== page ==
So did Anderson. At a high school meet TCU hosted Gipson's senior year at Birdville, Anderson watched her jump 19 feet to win the gold. But her form and technique were so bad that Anderson laughed at his then assistant coach, Jeff Petersmeyer, because he was already convinced she deserved a scholarship.
"My gosh, she's doing so many things wrong, but she's really explosive when she comes in and takes off," Anderson thought at the time. "She was really raw. She was making mistakes and still having a degree of success. She had done so many different sports in high school that she had never really been settled. For me, she just epitomized being an athlete without honing any skill set yet."
During the fall of her freshman year at TCU, Anderson soon started seeing rapid progression in Gipson and predicted she'd eventually jump 22 feet.
"At the time, it was hard for me to believe," Gipson said. "I think 19-10 was my farthest jump at Birdville."
During her sophomore season, she started to believe what her coaches had been saying. Petersen showed her tapes of European professionals, their techniques, how important their running speed was to their jumps.
"He makes us be a student of our sport and study professionals to see how they're being successful," Gipson said. "It kind of hit me hard. I realized if I kept working at it, taking it more seriously, I could have a shot."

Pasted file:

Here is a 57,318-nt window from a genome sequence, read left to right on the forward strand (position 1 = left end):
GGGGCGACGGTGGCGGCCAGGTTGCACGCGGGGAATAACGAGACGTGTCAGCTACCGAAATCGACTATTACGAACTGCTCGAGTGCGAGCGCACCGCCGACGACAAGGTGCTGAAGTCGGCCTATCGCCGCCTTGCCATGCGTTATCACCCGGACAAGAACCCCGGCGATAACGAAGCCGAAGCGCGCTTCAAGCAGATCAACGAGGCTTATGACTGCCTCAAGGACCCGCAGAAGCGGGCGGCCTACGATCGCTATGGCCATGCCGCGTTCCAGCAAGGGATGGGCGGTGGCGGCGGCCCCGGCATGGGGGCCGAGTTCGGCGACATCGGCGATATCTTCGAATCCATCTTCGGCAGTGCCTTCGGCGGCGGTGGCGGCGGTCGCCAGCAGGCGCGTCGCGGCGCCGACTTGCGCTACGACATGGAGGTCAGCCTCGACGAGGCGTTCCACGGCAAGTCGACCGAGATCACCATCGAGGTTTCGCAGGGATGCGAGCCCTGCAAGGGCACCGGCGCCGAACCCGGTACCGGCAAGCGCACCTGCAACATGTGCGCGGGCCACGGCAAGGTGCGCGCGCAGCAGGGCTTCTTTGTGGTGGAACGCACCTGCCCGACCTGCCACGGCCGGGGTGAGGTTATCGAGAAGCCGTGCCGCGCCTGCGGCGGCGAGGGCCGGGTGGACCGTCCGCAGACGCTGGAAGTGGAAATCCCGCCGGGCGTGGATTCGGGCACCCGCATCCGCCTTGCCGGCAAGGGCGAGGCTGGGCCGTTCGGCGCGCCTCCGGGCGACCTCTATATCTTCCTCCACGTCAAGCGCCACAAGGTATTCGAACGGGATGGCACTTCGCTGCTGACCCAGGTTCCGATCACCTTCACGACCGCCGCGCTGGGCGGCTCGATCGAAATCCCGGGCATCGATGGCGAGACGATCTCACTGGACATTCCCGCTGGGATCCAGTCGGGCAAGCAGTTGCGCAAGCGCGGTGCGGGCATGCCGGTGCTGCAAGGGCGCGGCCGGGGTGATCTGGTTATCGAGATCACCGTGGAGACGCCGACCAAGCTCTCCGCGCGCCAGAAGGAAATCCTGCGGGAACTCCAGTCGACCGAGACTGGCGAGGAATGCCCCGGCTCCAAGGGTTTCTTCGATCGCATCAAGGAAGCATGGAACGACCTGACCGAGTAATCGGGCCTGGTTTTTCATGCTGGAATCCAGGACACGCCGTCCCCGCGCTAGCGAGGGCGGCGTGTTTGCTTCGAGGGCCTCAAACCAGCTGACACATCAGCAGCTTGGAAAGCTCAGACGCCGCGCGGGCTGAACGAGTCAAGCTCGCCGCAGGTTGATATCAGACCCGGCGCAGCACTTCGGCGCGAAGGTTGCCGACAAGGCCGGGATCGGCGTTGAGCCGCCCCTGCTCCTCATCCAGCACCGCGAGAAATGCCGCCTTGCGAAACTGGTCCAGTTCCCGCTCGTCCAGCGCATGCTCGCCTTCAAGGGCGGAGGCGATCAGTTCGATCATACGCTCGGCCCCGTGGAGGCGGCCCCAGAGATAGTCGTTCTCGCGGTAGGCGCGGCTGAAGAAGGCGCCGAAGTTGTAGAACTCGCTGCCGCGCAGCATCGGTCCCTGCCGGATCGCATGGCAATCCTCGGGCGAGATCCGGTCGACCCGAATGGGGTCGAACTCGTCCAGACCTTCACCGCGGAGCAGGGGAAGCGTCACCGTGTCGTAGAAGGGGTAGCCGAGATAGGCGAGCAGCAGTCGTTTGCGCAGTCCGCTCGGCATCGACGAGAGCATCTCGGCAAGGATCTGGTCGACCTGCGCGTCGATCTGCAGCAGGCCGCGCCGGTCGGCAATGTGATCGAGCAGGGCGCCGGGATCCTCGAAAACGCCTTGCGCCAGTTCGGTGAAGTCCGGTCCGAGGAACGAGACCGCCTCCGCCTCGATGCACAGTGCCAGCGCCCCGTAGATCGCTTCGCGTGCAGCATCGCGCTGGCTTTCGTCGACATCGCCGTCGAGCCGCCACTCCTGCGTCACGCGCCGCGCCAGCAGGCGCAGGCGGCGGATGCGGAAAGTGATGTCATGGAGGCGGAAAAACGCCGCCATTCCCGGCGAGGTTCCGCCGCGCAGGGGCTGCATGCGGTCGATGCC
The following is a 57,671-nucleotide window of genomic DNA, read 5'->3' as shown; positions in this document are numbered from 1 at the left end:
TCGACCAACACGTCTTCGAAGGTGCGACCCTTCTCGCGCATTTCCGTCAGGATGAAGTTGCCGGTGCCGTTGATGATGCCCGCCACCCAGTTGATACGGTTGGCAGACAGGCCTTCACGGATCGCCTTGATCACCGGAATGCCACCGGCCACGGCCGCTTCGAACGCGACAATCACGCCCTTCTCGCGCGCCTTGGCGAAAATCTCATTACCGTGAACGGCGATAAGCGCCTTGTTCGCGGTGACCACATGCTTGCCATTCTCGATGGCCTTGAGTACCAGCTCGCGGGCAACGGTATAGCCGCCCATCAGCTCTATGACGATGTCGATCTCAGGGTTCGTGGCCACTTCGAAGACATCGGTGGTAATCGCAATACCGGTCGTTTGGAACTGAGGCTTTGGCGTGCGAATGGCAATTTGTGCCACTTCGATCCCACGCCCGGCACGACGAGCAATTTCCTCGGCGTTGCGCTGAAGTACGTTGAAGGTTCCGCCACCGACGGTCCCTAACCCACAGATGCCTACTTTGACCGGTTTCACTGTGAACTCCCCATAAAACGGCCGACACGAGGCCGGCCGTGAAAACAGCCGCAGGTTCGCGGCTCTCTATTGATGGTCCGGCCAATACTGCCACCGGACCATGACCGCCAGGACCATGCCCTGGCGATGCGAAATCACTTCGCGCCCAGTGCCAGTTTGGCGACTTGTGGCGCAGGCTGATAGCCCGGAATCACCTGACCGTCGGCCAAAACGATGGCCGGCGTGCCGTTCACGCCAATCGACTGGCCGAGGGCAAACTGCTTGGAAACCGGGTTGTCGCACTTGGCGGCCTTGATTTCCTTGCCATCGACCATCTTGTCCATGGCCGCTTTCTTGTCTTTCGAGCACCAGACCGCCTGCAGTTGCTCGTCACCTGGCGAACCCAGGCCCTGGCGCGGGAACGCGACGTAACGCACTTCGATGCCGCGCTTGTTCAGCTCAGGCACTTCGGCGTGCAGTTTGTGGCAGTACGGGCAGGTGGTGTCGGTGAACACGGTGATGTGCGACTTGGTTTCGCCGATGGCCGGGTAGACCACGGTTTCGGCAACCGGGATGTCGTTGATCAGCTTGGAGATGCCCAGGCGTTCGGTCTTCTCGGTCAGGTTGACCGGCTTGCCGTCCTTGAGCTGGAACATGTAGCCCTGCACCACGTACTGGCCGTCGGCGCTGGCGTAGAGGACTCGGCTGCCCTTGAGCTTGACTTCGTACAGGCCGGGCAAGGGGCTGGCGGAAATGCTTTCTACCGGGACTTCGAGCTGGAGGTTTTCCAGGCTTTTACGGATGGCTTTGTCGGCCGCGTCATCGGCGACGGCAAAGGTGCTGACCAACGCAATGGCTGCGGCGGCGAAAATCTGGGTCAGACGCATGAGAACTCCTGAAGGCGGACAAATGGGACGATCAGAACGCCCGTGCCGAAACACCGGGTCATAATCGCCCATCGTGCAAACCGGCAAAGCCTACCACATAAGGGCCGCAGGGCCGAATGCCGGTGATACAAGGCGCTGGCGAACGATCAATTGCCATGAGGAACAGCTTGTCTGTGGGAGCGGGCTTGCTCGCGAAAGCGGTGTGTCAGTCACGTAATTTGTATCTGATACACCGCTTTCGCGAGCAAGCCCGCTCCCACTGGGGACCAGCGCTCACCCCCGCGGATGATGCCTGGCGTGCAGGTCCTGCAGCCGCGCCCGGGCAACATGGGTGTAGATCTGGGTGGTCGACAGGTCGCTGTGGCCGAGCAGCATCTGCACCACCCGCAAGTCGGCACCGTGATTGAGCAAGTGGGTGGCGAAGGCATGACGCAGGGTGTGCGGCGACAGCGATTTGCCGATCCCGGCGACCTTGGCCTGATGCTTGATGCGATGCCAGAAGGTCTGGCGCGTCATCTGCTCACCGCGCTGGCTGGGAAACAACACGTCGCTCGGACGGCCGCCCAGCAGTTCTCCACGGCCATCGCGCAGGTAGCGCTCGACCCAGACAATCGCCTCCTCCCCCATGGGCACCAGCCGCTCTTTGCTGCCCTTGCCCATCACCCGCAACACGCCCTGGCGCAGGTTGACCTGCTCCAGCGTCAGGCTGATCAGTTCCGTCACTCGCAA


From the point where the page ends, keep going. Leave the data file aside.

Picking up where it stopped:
Jeff Hudak, who first coached Gipson at Smithfield Middle School and later at Birdville, is not surprised by her success. Her raw talent and athleticism was evident, he said, it was just a matter of getting her the proper training.
"We knew when she got in a real collegiate weight room, because I'm not sure she knew where the weight room was in high school, she'd improve, but the improvement she has made is just unbelievable," said Hudak, who is now the head boys basketball coach at Joshua High School. "I couldn't be more proud of what she's done and to be able to say I had the opportunity to work with her in high school. And now she's moving on to this huge stage, it blows my mind away. It's kind of a humbling experience to work with that kind of talent. It's a once in a lifetime thing for a lot of us."
Three weeks after the misery of her 2011 Texas Relays failure, Gipson set a meet record with a jump of 21 feet, 11 1/2 inches at the Penn Relays in Philadelphia. Two weeks later she took gold at the Mountain West Championships. She finished fourth at the NCAA Outdoor Championships a year ago, at the time the best long jump finish in TCU women's history.
In March, she matched the NCAA Indoor Championship record with a personal best leap of 22-8 to become the first female TCU athlete to win an NCAA track and field title. Two weeks ago today, Gipson finished her TCU career by claiming the NCAA Outdoor Championship, another first for a female Frog. She has improved her best jump 34 inches since arriving at TCU.
"I'm approaching [the Olympic trials] with confidence and not worrying about anything; not worrying about all the professionals and whether they should be better than me," she said. "I'm very excited and happy with all that I've accomplished, but I'm not content with it. I feel like I have another level to get to."